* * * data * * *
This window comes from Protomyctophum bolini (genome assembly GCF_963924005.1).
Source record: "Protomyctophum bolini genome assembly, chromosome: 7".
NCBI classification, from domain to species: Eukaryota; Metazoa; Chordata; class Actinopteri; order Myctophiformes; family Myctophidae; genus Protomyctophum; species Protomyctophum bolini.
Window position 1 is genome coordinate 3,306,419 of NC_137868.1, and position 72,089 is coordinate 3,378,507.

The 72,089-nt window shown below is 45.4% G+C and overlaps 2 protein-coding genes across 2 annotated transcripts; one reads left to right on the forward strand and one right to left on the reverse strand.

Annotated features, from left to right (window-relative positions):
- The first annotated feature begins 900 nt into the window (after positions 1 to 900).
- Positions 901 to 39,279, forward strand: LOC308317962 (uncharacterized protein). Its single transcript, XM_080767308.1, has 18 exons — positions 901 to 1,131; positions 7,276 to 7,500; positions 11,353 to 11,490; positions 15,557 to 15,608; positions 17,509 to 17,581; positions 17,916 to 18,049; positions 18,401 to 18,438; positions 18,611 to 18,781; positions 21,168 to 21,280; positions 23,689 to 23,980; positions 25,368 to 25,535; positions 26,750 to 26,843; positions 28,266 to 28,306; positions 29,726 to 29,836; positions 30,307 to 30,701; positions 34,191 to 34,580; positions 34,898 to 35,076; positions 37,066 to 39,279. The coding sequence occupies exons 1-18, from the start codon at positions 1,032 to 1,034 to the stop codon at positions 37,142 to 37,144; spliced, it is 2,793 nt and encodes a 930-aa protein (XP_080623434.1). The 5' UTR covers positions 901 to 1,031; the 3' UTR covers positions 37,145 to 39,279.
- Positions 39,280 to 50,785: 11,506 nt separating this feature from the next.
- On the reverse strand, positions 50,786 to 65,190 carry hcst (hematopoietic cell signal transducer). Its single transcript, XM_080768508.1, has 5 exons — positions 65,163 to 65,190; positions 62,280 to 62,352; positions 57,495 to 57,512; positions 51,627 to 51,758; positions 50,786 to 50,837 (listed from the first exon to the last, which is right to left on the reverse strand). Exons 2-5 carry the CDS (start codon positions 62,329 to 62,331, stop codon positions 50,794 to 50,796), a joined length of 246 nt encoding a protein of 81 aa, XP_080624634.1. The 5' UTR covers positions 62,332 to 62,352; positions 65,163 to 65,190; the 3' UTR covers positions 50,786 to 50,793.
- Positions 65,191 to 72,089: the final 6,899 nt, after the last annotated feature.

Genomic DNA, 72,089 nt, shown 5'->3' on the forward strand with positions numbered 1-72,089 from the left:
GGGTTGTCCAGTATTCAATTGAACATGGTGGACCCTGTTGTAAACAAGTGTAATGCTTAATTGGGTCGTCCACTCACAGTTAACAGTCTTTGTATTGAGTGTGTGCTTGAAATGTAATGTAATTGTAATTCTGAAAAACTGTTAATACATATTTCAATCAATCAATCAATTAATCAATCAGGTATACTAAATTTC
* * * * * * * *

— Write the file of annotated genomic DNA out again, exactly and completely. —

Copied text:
This window comes from Protomyctophum bolini (genome assembly GCF_963924005.1).
Source record: "Protomyctophum bolini genome assembly, chromosome: 7".
NCBI classification, from domain to species: Eukaryota; Metazoa; Chordata; class Actinopteri; order Myctophiformes; family Myctophidae; genus Protomyctophum; species Protomyctophum bolini.
Window position 1 is genome coordinate 3,306,419 of NC_137868.1, and position 72,089 is coordinate 3,378,507.

The 72,089-nt window shown below is 45.4% G+C and overlaps 2 protein-coding genes across 2 annotated transcripts; one reads left to right on the forward strand and one right to left on the reverse strand.

Annotated features, from left to right (window-relative positions):
- The first annotated feature begins 900 nt into the window (after positions 1 to 900).
- Positions 901 to 39,279, forward strand: LOC308317962 (uncharacterized protein). Its single transcript, XM_080767308.1, has 18 exons — positions 901 to 1,131; positions 7,276 to 7,500; positions 11,353 to 11,490; positions 15,557 to 15,608; positions 17,509 to 17,581; positions 17,916 to 18,049; positions 18,401 to 18,438; positions 18,611 to 18,781; positions 21,168 to 21,280; positions 23,689 to 23,980; positions 25,368 to 25,535; positions 26,750 to 26,843; positions 28,266 to 28,306; positions 29,726 to 29,836; positions 30,307 to 30,701; positions 34,191 to 34,580; positions 34,898 to 35,076; positions 37,066 to 39,279. The coding sequence occupies exons 1-18, from the start codon at positions 1,032 to 1,034 to the stop codon at positions 37,142 to 37,144; spliced, it is 2,793 nt and encodes a 930-aa protein (XP_080623434.1). The 5' UTR covers positions 901 to 1,031; the 3' UTR covers positions 37,145 to 39,279.
- Positions 39,280 to 50,785: 11,506 nt separating this feature from the next.
- On the reverse strand, positions 50,786 to 65,190 carry hcst (hematopoietic cell signal transducer). Its single transcript, XM_080768508.1, has 5 exons — positions 65,163 to 65,190; positions 62,280 to 62,352; positions 57,495 to 57,512; positions 51,627 to 51,758; positions 50,786 to 50,837 (listed from the first exon to the last, which is right to left on the reverse strand). Exons 2-5 carry the CDS (start codon positions 62,329 to 62,331, stop codon positions 50,794 to 50,796), a joined length of 246 nt encoding a protein of 81 aa, XP_080624634.1. The 5' UTR covers positions 62,332 to 62,352; positions 65,163 to 65,190; the 3' UTR covers positions 50,786 to 50,793.
- Positions 65,191 to 72,089: the final 6,899 nt, after the last annotated feature.

Genomic DNA, 72,089 nt, shown 5'->3' on the forward strand with positions numbered 1-72,089 from the left:
GGGTTGTCCAGTATTCAATTGAACATGGTGGACCCTGTTGTAAACAAGTGTAATGCTTAATTGGGTCGTCCACTCACAGTTAACAGTCTTTGTATTGAGTGTGTGCTTGAAATGTAATGTAATTGTAATTCTGAAAAACTGTTAATACATATTTCAATCAATCAATCAATTAATCAATCAGGTATACTAAATTTC